Previously, higher-order Hamiltonians (HoH) had been shown to offer an advantage in both metrology and quantum energy storage. In this work, we axiomatize a model of computation that allows us to consider such Hamiltonians for the purposes of computation. From this axiomatic model, we formally prove that an HoH-based algorithm can gain up to a quadratic speed-up (in the size of the input) over classical sequential algorithms—for any possible classical computation. We show how our axiomatic model is grounded in the same physics as that used in HoH-based quantum advantage for metrology and battery charging. Thus we argue that any advance in implementing HoH-based quantum advantage in those scenarios can be co-opted for the purpose of speeding up computation. 

QNC 1201

Experimental relativistic zero-knowledge proofs

In this work, we report the experimental realisation of such a zero-knowledge protocol involving two separated verifier-prover pairs. Security is enforced via the physical principle of special relativity, and no computational assumption (such as the existence of one-way functions) is required. Our implementation exclusively relies on off-the-shelf equipment and works at both short (60m) and long distances (>400m) in about one second. This demonstrates the practical potential of multi-prover zero-knowledge protocols, promising for identification tasks.

John Wright, University of Texas at Austin

The local Hamiltonian problem is one of the most fundamental problems in quantum computing. It is a natural generalization of classical constraint satisfaction problems to the quantum regime, and it is the canonical QMA-complete problem. In addition, it arises naturally in the study of many-body physics. Given an instance of the local Hamiltonian problem, the object is to find its ground state or the energy of this state.

IQC Colloquium - Chunqing Deng, Quantum Scientist and Head of the Experimental Group Alibaba Quantum Laboratory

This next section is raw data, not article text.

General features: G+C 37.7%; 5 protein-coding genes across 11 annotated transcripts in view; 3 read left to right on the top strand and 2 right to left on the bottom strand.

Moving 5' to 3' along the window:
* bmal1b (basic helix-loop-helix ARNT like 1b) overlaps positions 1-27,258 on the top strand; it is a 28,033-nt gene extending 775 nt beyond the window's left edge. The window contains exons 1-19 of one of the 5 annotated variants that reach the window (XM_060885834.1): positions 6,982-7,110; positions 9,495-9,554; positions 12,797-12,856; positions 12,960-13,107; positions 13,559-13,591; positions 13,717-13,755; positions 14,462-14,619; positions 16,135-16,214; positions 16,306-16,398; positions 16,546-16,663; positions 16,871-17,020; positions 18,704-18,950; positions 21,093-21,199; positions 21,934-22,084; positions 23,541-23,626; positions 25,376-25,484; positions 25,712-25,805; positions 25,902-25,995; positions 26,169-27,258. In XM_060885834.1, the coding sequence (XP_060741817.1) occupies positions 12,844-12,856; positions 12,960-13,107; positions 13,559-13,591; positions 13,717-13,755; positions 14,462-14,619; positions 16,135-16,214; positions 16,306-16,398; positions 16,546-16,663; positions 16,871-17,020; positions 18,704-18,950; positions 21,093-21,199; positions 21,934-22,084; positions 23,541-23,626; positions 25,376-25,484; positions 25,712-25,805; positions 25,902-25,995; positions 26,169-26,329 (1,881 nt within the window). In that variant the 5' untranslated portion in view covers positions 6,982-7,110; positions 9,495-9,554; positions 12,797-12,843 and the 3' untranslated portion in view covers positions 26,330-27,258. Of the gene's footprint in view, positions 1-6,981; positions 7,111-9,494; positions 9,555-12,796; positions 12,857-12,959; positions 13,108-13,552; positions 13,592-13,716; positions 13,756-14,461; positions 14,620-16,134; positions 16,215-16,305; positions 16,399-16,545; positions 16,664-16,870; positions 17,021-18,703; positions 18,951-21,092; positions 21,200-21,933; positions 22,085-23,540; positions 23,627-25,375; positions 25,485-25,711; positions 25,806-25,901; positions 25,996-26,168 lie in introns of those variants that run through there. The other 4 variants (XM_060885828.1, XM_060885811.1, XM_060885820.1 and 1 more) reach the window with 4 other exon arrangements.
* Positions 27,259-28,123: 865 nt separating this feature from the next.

The success of superconducting quantum computing (SQC) has so far been largely built upon the transmon qubit. Finding an alternative qubit that drastically outperforms transmon represents one of the most fundamental and exciting frontiers of SQC. The fluxonium qubit stands out as a promising candidate, due to its long coherence times and large anharmonicity. Furthermore, fluxonium can be directly integrated into the existing circuit-QED schemes for scaling.

Quantum Today is an exciting new seminar series that pulls its themes from recently published scientific articles. Join us as we sit down in conversation with researchers to talk about their work, what’s the impact and where their research will lead to.

Colloquium speaker: Anja Metelmann, Free University Berlin

Parametric couplings offers the exciting possibility to manipulate and control interactions between engineered quantum systems. Such systems are artificial mesoscopic systems whose dynamics are governed by the laws of quantum mechanics. Prominent examples of these mesoscopic systems are ultracold trapped atoms and ions, superconducting circuits and electro/optomechanical systems.

Joint PI/IQC Colloquium featuring Zohreh Davoudi University of Maryland, College Park

A vibrant program has formed in recent years in various scientific disciplines to take advantage of near-term and future quantum-simulation and quantum-computing hardware to study complex quantum many-body systems, building upon the vision of Richard Feynman for quantum simulation.

Colloquium featuring Isaac Chuang - MIT

The three main branches of quantum algorithms, for simulation, search, and factoring, hold historically disparate origins. Today, we can now understand and appreciate all of these as being instances of the quantum singular value transformation algorithm of Gilyen, Su, Low, and Weibe. This unified framework, and the surprisingly universal role of single-qubit dynamics, open doors to many new quantum algorithms and opportunities for quantum advantage.

The recording is now available online.